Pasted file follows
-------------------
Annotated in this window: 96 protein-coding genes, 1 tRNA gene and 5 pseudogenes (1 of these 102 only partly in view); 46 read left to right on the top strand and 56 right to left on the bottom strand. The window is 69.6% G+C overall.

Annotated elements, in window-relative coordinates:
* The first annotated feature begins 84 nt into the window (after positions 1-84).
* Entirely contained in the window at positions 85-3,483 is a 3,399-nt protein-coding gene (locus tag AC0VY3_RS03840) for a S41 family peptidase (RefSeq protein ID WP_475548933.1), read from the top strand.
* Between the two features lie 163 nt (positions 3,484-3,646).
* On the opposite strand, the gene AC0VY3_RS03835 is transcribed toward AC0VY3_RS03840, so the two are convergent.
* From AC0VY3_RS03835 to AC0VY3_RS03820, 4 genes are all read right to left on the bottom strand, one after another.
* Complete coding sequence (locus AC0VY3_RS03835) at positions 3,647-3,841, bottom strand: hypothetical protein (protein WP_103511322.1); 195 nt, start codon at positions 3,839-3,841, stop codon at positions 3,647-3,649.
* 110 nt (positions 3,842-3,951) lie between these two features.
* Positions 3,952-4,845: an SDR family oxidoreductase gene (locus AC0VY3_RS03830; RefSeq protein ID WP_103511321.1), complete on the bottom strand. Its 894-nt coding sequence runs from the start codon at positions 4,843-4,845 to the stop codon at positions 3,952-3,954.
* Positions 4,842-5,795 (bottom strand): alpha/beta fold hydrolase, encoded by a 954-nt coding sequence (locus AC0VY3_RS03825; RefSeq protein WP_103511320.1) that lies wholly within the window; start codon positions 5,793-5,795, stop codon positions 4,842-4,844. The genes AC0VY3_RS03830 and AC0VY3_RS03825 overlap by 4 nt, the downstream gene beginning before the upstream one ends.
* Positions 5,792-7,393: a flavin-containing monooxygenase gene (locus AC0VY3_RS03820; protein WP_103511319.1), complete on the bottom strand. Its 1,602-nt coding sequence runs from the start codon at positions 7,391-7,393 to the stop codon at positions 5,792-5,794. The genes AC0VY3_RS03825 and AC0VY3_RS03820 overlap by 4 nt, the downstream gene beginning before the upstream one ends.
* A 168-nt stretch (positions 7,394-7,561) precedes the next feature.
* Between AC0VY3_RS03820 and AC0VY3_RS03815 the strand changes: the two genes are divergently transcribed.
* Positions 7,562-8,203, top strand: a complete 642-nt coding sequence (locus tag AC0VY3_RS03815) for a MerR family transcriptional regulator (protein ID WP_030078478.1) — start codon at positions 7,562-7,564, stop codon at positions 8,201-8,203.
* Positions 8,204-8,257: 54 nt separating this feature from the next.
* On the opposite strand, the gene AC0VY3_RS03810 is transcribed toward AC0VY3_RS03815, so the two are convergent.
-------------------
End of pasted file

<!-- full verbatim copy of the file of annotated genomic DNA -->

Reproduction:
Annotated in this window: 96 protein-coding genes, 1 tRNA gene and 5 pseudogenes (1 of these 102 only partly in view); 46 read left to right on the top strand and 56 right to left on the bottom strand. The window is 69.6% G+C overall.

Annotated elements, in window-relative coordinates:
* The first annotated feature begins 84 nt into the window (after positions 1-84).
* Entirely contained in the window at positions 85-3,483 is a 3,399-nt protein-coding gene (locus tag AC0VY3_RS03840) for a S41 family peptidase (RefSeq protein ID WP_475548933.1), read from the top strand.
* Between the two features lie 163 nt (positions 3,484-3,646).
* On the opposite strand, the gene AC0VY3_RS03835 is transcribed toward AC0VY3_RS03840, so the two are convergent.
* From AC0VY3_RS03835 to AC0VY3_RS03820, 4 genes are all read right to left on the bottom strand, one after another.
* Complete coding sequence (locus AC0VY3_RS03835) at positions 3,647-3,841, bottom strand: hypothetical protein (protein WP_103511322.1); 195 nt, start codon at positions 3,839-3,841, stop codon at positions 3,647-3,649.
* 110 nt (positions 3,842-3,951) lie between these two features.
* Positions 3,952-4,845: an SDR family oxidoreductase gene (locus AC0VY3_RS03830; RefSeq protein ID WP_103511321.1), complete on the bottom strand. Its 894-nt coding sequence runs from the start codon at positions 4,843-4,845 to the stop codon at positions 3,952-3,954.
* Positions 4,842-5,795 (bottom strand): alpha/beta fold hydrolase, encoded by a 954-nt coding sequence (locus AC0VY3_RS03825; RefSeq protein WP_103511320.1) that lies wholly within the window; start codon positions 5,793-5,795, stop codon positions 4,842-4,844. The genes AC0VY3_RS03830 and AC0VY3_RS03825 overlap by 4 nt, the downstream gene beginning before the upstream one ends.
* Positions 5,792-7,393: a flavin-containing monooxygenase gene (locus AC0VY3_RS03820; protein WP_103511319.1), complete on the bottom strand. Its 1,602-nt coding sequence runs from the start codon at positions 7,391-7,393 to the stop codon at positions 5,792-5,794. The genes AC0VY3_RS03825 and AC0VY3_RS03820 overlap by 4 nt, the downstream gene beginning before the upstream one ends.
* A 168-nt stretch (positions 7,394-7,561) precedes the next feature.
* Between AC0VY3_RS03820 and AC0VY3_RS03815 the strand changes: the two genes are divergently transcribed.
* Positions 7,562-8,203, top strand: a complete 642-nt coding sequence (locus tag AC0VY3_RS03815) for a MerR family transcriptional regulator (protein ID WP_030078478.1) — start codon at positions 7,562-7,564, stop codon at positions 8,201-8,203.
* Positions 8,204-8,257: 54 nt separating this feature from the next.
* On the opposite strand, the gene AC0VY3_RS03810 is transcribed toward AC0VY3_RS03815, so the two are convergent.